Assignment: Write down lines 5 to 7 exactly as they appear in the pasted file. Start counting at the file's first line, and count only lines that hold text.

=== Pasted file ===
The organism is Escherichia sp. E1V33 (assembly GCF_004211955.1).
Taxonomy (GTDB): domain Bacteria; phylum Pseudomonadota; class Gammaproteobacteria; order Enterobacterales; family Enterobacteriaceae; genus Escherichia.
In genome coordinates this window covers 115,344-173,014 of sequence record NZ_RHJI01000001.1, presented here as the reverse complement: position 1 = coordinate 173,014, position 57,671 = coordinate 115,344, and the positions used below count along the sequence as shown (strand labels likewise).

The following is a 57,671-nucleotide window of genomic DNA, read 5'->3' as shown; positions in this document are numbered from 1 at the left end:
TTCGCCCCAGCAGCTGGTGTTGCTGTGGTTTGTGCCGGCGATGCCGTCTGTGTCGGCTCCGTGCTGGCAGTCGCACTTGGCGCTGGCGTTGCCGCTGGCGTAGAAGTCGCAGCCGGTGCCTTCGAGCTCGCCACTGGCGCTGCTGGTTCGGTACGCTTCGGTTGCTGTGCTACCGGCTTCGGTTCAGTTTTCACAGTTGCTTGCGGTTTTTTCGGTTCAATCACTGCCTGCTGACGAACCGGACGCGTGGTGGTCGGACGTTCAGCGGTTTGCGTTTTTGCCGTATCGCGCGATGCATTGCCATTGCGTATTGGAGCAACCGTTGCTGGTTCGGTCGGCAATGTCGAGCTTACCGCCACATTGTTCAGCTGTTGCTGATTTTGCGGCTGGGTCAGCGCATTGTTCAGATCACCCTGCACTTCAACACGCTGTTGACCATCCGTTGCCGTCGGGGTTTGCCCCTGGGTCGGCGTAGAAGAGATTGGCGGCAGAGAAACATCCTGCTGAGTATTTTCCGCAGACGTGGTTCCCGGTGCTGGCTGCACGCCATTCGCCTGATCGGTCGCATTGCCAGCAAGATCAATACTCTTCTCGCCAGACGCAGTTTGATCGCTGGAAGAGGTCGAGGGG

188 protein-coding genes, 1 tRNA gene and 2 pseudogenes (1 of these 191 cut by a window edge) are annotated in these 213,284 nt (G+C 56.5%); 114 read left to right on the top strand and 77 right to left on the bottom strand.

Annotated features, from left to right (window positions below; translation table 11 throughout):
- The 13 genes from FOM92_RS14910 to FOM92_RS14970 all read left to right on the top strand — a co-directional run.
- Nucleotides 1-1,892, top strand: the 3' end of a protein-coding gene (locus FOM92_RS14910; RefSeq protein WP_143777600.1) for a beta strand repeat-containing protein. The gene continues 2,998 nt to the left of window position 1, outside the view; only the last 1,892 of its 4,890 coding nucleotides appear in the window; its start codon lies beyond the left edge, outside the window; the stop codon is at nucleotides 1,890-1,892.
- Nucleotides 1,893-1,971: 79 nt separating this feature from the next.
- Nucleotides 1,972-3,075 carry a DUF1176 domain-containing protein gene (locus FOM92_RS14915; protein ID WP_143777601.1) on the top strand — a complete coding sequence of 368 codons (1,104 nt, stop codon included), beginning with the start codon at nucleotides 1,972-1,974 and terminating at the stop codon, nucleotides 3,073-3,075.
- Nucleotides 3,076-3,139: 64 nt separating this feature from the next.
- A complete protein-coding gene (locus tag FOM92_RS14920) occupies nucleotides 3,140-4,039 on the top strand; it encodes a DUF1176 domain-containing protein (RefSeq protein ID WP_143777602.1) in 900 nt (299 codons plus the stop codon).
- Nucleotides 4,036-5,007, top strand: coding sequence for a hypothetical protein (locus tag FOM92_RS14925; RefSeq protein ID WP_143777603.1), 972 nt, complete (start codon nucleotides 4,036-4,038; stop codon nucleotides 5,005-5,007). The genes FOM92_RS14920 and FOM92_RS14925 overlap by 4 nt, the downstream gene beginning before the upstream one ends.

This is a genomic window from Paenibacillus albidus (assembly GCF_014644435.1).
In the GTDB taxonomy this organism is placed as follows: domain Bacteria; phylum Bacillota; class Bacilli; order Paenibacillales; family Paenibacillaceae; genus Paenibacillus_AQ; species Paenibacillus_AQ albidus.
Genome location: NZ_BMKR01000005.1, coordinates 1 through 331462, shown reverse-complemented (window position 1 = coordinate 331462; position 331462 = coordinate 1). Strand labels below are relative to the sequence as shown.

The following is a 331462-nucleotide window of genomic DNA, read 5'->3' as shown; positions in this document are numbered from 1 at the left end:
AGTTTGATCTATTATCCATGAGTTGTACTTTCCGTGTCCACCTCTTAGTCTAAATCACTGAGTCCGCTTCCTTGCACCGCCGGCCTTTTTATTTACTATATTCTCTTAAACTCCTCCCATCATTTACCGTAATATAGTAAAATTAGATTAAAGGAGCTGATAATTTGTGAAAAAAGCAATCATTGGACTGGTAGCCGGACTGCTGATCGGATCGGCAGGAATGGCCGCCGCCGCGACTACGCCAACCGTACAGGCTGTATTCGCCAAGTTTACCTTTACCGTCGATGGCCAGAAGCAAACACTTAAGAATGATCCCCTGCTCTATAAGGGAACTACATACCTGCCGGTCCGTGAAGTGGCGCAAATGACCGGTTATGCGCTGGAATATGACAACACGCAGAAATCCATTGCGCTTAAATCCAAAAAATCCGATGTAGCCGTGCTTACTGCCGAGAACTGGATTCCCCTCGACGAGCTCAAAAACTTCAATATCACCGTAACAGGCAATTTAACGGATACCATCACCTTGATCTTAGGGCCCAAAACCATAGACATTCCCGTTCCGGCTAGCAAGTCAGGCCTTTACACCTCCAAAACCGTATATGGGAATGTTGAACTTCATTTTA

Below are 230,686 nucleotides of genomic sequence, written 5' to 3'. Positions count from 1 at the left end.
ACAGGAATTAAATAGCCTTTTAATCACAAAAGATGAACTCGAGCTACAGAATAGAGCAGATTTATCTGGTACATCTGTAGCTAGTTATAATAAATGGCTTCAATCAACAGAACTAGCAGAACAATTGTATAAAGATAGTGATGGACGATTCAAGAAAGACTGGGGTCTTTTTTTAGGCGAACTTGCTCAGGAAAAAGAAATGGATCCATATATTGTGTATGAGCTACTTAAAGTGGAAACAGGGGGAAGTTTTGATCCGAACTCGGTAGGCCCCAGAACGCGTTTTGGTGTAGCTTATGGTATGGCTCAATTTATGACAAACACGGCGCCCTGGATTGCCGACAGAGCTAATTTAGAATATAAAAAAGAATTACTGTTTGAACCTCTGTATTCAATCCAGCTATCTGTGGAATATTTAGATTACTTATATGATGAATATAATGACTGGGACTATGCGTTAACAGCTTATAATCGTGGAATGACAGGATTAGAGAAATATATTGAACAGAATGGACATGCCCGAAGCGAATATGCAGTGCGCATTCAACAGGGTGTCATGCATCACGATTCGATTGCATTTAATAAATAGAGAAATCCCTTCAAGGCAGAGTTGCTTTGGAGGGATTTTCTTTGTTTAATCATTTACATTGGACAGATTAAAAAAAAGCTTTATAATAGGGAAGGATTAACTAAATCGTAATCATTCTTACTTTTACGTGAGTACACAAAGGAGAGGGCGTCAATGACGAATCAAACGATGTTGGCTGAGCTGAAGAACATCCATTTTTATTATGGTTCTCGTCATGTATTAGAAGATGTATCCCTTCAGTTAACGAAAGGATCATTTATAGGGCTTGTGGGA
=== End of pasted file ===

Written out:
TTCGCCCCAGCAGCTGGTGTTGCTGTGGTTTGTGCCGGCGATGCCGTCTGTGTCGGCTCCGTGCTGGCAGTCGCACTTGGCGCTGGCGTTGCCGCTGGCGTAGAAGTCGCAGCCGGTGCCTTCGAGCTCGCCACTGGCGCTGCTGGTTCGGTACGCTTCGGTTGCTGTGCTACCGGCTTCGGTTCAGTTTTCACAGTTGCTTGCGGTTTTTTCGGTTCAATCACTGCCTGCTGACGAACCGGACGCGTGGTGGTCGGACGTTCAGCGGTTTGCGTTTTTGCCGTATCGCGCGATGCATTGCCATTGCGTATTGGAGCAACCGTTGCTGGTTCGGTCGGCAATGTCGAGCTTACCGCCACATTGTTCAGCTGTTGCTGATTTTGCGGCTGGGTCAGCGCATTGTTCAGATCACCCTGCACTTCAACACGCTGTTGACCATCCGTTGCCGTCGGGGTTTGCCCCTGGGTCGGCGTAGAAGAGATTGGCGGCAGAGAAACATCCTGCTGAGTATTTTCCGCAGACGTGGTTCCCGGTGCTGGCTGCACGCCATTCGCCTGATCGGTCGCATTGCCAGCAAGATCAATACTCTTCTCGCCAGACGCAGTTTGATCGCTGGAAGAGGTCGAGGGG

188 protein-coding genes, 1 tRNA gene and 2 pseudogenes (1 of these 191 cut by a window edge) are annotated in these 213,284 nt (G+C 56.5%); 114 read left to right on the top strand and 77 right to left on the bottom strand.

Annotated features, from left to right (window positions below; translation table 11 throughout):